Today in politics: Friday, March 21

Last updated 05:00 21/03/2014

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Push to wipe homosexual convictions Beehive Live: PM marks WWI Let our location dictate new-look flag Green MP: Homeopathy is an option Police minister's drink-drive confession Today in politics: Friday, October 31 Solid Energy posts another big loss Employment law 'a step backwards' Right to smoko removed Support needed for sex assault cases

Robertson pours more milk on Collins' visit

Labour's Grant Robertson continues to snipe at Justice Minister Judith Collins over her visit to Oravida in China – a company run by her close friends and of which her husband is a director. "Judith Collins didn't just 'pop in on the way to the airport' as she has tried to claim," he said pointing to confirmation her visit to the milk exporter's Shanghai office was added to her official programme on October 11, 12 days beforehand.

Solid Energy was too optimistic on markets

The auditor-general has advised state agencies to adopt a "sceptical mindset" after reviewing lessons from the failure of coal miner Solid Energy. It said the company did not give sufficient attention to downside risk. "Nor did it think about a worst-case scenario and develop a contingency plan for dealing with the unlikely." Solid Energy took an optimistic view of the market for its wood pellets and also about coal prices.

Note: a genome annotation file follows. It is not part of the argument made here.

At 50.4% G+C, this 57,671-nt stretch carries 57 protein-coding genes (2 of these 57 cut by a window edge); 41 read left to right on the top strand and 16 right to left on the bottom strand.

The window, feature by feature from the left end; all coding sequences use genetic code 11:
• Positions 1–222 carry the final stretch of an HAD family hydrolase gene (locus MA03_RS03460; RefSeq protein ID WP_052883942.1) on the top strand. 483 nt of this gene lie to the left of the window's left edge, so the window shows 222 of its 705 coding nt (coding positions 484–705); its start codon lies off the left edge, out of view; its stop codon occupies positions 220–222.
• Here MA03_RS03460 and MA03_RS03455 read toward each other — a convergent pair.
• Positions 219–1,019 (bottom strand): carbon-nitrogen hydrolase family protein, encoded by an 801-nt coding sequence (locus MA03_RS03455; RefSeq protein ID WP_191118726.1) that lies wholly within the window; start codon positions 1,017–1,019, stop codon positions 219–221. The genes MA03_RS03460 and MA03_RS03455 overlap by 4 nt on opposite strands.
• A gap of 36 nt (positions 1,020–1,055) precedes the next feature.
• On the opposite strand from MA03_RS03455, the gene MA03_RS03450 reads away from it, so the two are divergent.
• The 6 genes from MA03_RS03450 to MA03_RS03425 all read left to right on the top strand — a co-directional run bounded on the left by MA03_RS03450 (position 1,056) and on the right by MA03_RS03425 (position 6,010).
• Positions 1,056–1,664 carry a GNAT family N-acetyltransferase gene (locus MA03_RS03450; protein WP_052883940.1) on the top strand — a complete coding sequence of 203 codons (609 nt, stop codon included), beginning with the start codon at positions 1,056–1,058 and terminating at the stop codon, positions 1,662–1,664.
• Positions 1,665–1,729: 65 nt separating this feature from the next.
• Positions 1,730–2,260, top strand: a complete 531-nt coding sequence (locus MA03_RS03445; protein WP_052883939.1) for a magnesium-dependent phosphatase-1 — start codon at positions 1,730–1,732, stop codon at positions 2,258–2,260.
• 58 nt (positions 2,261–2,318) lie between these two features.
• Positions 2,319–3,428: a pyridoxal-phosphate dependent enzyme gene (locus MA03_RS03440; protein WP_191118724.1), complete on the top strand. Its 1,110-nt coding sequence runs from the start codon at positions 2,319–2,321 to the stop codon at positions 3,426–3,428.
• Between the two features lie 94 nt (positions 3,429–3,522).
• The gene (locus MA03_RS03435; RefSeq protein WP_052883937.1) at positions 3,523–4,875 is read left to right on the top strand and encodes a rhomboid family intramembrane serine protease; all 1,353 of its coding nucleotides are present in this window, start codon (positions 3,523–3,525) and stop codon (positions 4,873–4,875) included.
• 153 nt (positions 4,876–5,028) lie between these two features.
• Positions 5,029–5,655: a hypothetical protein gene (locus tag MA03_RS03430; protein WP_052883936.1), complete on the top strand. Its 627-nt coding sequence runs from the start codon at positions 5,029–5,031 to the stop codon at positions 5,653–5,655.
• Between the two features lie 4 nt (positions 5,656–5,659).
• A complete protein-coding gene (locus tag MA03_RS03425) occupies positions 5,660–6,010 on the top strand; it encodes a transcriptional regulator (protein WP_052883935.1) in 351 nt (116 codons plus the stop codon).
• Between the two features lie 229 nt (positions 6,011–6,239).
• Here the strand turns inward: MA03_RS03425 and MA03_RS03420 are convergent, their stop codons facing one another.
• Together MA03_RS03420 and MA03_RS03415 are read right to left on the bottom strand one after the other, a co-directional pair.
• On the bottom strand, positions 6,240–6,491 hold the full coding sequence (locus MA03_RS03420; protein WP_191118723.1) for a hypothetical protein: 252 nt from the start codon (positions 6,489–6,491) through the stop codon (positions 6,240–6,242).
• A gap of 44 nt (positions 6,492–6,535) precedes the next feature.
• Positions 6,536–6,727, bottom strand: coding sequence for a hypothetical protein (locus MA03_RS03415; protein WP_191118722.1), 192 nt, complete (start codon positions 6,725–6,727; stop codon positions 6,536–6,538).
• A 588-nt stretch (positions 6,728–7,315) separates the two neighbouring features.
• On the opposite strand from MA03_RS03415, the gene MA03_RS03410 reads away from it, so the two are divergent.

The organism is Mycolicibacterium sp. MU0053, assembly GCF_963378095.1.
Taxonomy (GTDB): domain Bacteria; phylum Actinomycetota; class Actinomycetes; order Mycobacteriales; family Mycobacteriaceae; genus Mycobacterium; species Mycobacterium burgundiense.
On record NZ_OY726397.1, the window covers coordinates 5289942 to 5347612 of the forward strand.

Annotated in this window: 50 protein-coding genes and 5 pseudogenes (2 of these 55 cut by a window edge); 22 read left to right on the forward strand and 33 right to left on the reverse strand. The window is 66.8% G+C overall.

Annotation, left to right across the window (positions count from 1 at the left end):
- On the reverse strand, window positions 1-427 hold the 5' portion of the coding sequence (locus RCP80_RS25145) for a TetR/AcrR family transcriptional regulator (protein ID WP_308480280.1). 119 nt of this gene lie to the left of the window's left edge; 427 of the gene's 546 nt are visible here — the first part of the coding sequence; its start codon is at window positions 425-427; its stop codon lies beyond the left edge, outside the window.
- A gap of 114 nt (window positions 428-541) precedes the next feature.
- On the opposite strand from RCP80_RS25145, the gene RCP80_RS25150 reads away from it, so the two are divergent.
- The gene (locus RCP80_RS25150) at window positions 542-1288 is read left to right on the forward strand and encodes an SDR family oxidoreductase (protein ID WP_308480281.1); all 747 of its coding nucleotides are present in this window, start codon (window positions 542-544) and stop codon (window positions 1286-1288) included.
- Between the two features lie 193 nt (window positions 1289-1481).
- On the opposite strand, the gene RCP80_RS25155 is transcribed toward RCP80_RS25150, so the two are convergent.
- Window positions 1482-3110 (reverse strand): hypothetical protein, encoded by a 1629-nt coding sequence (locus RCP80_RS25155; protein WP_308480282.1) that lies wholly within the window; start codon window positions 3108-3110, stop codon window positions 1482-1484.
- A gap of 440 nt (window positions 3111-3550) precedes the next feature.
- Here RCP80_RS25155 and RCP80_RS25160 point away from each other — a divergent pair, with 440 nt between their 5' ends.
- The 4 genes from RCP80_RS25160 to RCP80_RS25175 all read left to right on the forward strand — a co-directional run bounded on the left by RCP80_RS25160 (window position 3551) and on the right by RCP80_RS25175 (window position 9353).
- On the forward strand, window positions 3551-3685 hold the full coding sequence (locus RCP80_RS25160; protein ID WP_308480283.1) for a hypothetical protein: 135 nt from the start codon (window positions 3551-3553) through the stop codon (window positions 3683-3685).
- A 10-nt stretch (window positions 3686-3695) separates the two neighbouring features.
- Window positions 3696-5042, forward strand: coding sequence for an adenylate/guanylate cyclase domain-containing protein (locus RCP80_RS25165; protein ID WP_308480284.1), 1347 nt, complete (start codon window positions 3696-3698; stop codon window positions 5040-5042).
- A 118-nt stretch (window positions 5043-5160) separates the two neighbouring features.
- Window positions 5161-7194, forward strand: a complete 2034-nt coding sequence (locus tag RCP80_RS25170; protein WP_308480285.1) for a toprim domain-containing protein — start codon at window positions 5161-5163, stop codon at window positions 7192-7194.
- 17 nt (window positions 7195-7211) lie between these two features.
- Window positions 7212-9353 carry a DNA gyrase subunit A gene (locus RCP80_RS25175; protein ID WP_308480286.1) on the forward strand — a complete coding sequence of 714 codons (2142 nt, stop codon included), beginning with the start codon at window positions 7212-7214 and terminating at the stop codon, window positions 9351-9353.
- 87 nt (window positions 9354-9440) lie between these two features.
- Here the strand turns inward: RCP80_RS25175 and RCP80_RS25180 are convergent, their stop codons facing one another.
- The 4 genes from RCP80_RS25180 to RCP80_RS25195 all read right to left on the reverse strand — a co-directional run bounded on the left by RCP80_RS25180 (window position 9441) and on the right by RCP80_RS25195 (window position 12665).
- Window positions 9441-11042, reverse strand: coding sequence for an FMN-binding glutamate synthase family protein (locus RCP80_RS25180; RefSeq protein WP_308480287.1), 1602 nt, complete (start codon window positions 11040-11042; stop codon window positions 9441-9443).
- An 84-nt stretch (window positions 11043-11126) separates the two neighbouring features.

Metal interests hammer Labour's pro-wood policy

Labour's "pro-wood" policy has drawn fire, with Metals NZ chief executive Gary Hook describing it as unfair for disadvantaging other building materials. "Labour's policy is picking winners, rather than letting the market decide on the best solution." But Rotorua mill owner Red Stag confirmed it would invest $120 million in a plant upgrade on the basis of the policy to force government-funded buildings of up to four storeys to consider wood as an option.

Barry gives advice on pruning Mallard

When Labour MP Trevor Mallard had a dig at gardeners, who better than National's gardening guru, Maggie Barry, to get out the rake? During the first reading of the New Zealand Superannuation and Retirement Income Amendment Bill, Ms Barry hit back, calling him "the ultimate dead wood". She advised that the best way to prune a plant was to cut the dead wood at its base. The bill passed its first reading.

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- The Dominion Post

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